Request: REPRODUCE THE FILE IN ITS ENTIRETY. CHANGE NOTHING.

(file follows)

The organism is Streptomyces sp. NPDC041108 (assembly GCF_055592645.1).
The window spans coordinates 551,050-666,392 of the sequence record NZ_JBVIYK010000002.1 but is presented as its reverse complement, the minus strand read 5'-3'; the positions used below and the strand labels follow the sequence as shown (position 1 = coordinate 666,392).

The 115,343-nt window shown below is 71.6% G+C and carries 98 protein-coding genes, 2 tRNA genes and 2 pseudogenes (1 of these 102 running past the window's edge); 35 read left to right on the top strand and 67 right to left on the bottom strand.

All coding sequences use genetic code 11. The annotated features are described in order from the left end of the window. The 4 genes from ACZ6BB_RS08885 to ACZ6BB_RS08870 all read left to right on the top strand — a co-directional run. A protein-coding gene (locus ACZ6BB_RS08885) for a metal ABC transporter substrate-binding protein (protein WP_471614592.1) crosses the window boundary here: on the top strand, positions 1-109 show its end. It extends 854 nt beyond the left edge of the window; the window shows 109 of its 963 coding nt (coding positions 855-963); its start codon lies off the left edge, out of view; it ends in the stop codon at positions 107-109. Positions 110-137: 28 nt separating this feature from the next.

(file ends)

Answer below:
The organism is Streptomyces sp. NPDC041108 (assembly GCF_055592645.1).
The window spans coordinates 551,050-666,392 of the sequence record NZ_JBVIYK010000002.1 but is presented as its reverse complement, the minus strand read 5'-3'; the positions used below and the strand labels follow the sequence as shown (position 1 = coordinate 666,392).

The 115,343-nt window shown below is 71.6% G+C and carries 98 protein-coding genes, 2 tRNA genes and 2 pseudogenes (1 of these 102 running past the window's edge); 35 read left to right on the top strand and 67 right to left on the bottom strand.

All coding sequences use genetic code 11. The annotated features are described in order from the left end of the window. The 4 genes from ACZ6BB_RS08885 to ACZ6BB_RS08870 all read left to right on the top strand — a co-directional run. A protein-coding gene (locus ACZ6BB_RS08885) for a metal ABC transporter substrate-binding protein (protein WP_471614592.1) crosses the window boundary here: on the top strand, positions 1-109 show its end. It extends 854 nt beyond the left edge of the window; the window shows 109 of its 963 coding nt (coding positions 855-963); its start codon lies off the left edge, out of view; it ends in the stop codon at positions 107-109. Positions 110-137: 28 nt separating this feature from the next.